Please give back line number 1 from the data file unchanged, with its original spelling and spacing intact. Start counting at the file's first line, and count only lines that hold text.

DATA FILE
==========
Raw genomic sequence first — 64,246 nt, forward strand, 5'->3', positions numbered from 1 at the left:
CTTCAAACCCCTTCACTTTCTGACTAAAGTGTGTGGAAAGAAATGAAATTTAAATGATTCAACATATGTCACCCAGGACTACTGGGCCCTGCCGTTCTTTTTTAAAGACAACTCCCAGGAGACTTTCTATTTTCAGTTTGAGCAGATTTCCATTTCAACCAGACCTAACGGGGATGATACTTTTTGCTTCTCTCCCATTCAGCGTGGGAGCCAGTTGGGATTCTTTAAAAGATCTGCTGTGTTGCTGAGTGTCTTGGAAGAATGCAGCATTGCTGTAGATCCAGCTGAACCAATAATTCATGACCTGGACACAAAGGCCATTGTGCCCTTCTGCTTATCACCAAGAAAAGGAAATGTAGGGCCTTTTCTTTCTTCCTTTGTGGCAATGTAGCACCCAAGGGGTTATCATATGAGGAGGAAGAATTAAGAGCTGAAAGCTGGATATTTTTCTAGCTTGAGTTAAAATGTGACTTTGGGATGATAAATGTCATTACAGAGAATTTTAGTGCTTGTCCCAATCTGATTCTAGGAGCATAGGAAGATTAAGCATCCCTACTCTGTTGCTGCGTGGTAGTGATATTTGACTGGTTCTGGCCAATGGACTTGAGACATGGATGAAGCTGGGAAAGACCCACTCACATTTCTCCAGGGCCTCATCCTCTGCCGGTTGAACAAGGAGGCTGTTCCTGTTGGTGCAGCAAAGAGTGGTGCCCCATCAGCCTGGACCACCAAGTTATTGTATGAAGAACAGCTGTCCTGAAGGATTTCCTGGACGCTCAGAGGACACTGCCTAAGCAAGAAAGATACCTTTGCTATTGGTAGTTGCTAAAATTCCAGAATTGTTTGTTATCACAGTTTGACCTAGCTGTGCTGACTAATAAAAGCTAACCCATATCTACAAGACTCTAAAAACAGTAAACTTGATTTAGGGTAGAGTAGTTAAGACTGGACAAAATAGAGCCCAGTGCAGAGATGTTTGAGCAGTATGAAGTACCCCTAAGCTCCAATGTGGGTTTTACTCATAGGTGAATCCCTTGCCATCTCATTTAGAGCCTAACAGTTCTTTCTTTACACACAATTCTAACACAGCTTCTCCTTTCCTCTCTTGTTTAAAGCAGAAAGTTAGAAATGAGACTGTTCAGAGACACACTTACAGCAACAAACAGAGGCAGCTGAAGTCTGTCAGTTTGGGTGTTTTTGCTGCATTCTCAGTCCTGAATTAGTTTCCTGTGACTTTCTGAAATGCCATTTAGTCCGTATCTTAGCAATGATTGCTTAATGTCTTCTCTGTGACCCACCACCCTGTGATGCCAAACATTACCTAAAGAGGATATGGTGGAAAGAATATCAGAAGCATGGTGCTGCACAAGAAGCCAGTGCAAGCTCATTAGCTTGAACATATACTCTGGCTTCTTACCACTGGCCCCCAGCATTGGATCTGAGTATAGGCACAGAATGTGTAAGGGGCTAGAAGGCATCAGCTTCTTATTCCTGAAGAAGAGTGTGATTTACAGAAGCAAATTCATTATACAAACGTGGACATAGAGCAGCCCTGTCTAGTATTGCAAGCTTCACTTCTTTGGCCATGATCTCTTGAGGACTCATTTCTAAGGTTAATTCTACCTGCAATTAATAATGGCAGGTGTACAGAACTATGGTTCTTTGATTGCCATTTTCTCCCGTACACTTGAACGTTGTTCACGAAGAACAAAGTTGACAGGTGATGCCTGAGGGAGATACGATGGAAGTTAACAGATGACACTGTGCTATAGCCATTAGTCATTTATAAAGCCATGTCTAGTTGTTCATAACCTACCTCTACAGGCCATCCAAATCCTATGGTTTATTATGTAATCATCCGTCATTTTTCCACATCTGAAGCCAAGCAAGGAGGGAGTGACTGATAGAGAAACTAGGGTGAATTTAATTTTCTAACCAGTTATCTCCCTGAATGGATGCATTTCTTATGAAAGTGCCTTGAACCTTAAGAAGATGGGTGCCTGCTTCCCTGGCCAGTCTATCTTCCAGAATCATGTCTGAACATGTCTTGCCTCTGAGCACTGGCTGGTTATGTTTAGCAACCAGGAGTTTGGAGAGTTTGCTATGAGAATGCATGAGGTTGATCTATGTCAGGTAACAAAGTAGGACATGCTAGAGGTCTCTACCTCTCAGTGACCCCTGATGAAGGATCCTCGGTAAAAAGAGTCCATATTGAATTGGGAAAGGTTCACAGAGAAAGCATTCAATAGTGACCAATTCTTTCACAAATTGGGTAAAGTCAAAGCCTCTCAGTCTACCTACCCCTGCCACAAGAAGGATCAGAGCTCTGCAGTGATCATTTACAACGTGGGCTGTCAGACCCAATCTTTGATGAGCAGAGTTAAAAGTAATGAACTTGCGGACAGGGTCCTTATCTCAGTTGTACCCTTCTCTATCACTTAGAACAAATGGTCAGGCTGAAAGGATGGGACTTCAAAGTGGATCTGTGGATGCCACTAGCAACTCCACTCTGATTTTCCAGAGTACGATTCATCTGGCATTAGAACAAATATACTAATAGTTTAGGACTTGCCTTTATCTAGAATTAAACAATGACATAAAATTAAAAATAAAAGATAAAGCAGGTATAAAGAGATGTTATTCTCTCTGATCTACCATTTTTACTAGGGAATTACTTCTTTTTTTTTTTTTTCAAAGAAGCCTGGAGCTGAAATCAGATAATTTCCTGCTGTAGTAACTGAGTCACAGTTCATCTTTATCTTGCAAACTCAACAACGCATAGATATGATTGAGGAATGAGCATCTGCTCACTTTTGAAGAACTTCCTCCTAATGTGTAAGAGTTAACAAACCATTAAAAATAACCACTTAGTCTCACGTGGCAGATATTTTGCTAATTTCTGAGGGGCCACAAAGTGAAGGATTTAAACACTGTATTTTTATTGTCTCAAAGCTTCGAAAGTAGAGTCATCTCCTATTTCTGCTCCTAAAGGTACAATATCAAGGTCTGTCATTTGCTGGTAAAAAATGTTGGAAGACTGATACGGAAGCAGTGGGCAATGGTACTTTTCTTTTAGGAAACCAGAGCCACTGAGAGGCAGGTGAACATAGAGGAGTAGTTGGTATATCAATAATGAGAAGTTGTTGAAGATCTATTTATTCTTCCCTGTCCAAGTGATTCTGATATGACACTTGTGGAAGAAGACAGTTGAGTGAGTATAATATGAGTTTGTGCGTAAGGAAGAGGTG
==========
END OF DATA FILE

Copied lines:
Raw genomic sequence first — 64,246 nt, forward strand, 5'->3', positions numbered from 1 at the left: